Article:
(More from my research for A Rebel Comes of Age and the role of youth in sparking revolution)
Like the 1976 Soweto uprising, the first Palestinian Intifada in 1987 was instigated by teenagers experiencing a breakdown in family life and parental authority.
From 1967, when Israel first seized the Gaza strip from Egypt, until 1987, Gaza, which has always been much poorer than the West Bank, was little more than a cluster of refugee camps. This meant the only central authority Israel Defense Force (IDF) soldiers, who maintained order. According to a study by EuroMed Youth, this lack of central authority led to the breakdown of parental authority. With a breakdown in civil society, it was only among young people, who freely intermingled in schools, universities and the streets, that intellectual debate could occur. In 1987, Yasar Arafat and the Palestinian Liberation Organization were still in exile.
The Breakdown of Parental Authority
Demographic factors played a major role in the empowerment of Palestinian youth in the late eighties. Approximately 65% of Palestinians were under 25 (with short life expectancy older age groups are underrepresented). In 1987, this group had a 37% unemployment rate.
As in Soweto, the breakdown of parental authority was a major factor. Although some Palestinian adults crossed into Israel to work, their wages were extremely low. Many children and teenagers worked as street vendors to contribute to family income. In some households, they were the sole source of support. Watching Israeli soldiers routinely humiliate their parents also tended to undermine their authority.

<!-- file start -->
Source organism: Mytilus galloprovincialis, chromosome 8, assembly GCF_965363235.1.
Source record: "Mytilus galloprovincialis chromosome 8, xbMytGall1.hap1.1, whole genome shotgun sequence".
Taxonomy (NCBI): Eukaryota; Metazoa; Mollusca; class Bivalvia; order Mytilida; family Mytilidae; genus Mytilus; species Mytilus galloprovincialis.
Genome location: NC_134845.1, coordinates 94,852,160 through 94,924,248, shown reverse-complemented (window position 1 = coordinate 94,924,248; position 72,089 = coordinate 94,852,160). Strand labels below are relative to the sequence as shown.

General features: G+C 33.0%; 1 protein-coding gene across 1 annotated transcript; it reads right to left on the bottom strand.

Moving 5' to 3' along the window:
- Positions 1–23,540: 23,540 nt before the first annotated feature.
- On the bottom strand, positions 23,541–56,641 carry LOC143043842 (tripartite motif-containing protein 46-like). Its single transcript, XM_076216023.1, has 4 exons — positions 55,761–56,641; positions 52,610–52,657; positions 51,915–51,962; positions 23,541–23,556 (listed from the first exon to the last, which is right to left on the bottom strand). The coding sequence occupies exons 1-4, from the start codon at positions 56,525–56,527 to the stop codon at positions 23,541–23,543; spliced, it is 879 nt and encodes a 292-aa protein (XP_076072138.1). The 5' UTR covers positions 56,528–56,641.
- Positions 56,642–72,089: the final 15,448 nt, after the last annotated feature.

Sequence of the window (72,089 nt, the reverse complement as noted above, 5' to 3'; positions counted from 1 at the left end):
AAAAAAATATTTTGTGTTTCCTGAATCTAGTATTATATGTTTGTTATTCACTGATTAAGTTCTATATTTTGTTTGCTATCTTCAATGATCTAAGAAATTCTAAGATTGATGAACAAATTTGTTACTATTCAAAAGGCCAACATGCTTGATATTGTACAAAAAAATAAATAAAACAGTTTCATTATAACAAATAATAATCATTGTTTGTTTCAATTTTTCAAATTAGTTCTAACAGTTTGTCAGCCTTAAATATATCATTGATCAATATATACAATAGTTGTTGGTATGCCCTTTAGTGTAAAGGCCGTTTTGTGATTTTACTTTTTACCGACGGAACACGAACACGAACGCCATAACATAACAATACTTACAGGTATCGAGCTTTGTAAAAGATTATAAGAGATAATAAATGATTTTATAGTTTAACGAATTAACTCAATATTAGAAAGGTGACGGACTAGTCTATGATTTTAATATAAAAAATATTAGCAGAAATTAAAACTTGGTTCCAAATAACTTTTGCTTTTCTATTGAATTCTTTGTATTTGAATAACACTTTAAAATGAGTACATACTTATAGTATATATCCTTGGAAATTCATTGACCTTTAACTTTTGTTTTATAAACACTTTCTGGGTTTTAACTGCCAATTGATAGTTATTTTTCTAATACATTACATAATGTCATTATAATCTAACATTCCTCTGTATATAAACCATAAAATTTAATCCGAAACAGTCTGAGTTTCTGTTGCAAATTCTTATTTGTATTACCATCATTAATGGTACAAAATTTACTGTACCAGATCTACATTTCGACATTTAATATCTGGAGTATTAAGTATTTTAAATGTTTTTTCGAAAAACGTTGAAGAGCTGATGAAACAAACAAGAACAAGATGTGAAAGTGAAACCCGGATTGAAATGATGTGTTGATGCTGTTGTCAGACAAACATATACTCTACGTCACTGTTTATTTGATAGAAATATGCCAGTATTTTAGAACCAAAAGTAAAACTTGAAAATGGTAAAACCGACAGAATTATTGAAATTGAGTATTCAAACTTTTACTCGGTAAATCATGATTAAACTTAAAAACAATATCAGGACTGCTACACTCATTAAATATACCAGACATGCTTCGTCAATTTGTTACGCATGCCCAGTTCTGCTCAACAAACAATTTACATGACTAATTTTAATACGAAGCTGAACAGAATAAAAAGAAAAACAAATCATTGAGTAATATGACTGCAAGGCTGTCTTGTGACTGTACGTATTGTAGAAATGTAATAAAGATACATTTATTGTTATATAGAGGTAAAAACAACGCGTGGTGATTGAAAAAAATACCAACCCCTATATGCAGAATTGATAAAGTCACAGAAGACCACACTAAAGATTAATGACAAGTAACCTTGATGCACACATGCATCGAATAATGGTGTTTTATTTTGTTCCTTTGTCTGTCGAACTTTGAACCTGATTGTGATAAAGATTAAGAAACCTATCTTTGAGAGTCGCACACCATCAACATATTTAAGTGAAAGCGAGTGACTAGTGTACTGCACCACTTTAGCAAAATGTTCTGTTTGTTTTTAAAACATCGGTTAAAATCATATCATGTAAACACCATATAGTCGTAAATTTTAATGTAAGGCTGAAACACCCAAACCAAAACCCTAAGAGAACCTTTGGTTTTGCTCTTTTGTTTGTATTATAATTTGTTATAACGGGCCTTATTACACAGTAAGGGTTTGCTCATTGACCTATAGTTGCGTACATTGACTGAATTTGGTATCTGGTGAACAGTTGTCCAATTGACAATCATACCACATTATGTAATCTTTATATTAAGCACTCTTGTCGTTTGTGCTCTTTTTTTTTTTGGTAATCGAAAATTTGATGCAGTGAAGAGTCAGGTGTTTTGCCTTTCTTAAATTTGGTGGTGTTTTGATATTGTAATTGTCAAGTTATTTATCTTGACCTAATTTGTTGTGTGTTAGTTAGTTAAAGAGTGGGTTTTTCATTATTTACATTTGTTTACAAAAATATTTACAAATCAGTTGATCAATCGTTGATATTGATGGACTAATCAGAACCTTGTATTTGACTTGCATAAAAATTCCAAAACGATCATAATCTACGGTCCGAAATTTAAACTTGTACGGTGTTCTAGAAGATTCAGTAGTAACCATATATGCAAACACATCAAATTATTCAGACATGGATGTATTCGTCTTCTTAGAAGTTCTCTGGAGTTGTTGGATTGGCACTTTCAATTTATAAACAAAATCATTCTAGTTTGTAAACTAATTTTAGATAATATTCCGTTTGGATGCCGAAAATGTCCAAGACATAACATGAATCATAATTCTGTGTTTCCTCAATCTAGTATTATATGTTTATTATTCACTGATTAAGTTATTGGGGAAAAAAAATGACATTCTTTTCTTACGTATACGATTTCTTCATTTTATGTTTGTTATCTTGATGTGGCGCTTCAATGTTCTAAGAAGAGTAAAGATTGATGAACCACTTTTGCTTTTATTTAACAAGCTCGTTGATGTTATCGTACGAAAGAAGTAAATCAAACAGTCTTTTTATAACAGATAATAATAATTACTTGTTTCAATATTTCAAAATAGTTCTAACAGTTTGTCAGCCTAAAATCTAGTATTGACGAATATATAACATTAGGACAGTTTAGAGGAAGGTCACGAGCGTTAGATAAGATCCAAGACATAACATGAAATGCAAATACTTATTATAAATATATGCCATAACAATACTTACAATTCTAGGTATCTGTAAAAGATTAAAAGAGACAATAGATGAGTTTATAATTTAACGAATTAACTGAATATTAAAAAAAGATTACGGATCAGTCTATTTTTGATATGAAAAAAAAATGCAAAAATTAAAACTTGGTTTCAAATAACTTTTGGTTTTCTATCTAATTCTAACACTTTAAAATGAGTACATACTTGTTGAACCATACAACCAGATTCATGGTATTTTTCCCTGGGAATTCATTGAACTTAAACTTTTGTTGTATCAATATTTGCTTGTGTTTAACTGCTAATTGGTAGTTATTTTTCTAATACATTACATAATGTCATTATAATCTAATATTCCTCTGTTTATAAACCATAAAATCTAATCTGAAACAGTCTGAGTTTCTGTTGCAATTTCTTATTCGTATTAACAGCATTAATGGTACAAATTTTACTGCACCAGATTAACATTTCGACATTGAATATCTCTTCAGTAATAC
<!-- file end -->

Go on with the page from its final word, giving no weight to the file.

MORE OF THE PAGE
Children take on the Israel Defense Force
The first Palestinian Intifada started spontaneously when Palestinian children, teenagers and college students rioted in response to the IDF murder of six Palestinian students. Initially Palestinian youth were armed only with rocks, bottles and slingshots. The insurrection quickly spread to the West Bank and was joined by underground Palestinian resistance organizations, such as Fatah, Hamas and the Islamic Jihad. They taught the youths how to make Molotov cocktails and sophisticated tactics, such as burning tires or constructing barricades to protect themselves from retaliation.
The response by the IDF was massive brutality, with random killings, arbitrary detention and torture of Palestinian children and teenagers. By 1989, 13,000 Palestinian teenagers were in Israeli jails.
The Creation of the Palestinian Authority
The first Intifada ended in 1993. Under the Oslo agreement, Israel agreed to establish the Palestinian Authority, and Yasar Arafat and other PLO leaders returned from exile to run it.
In A Rebel Comes of Age, seventeen-year-old Angela Jones and four other homeless teenagers occupy a vacant commercial building owned by Bank of America. The adventure turns deadly serious when the bank obtains a court order evicting them. Ange faces the most serious crisis of her life when the other residents decide to use firearms against the police SWAT team.
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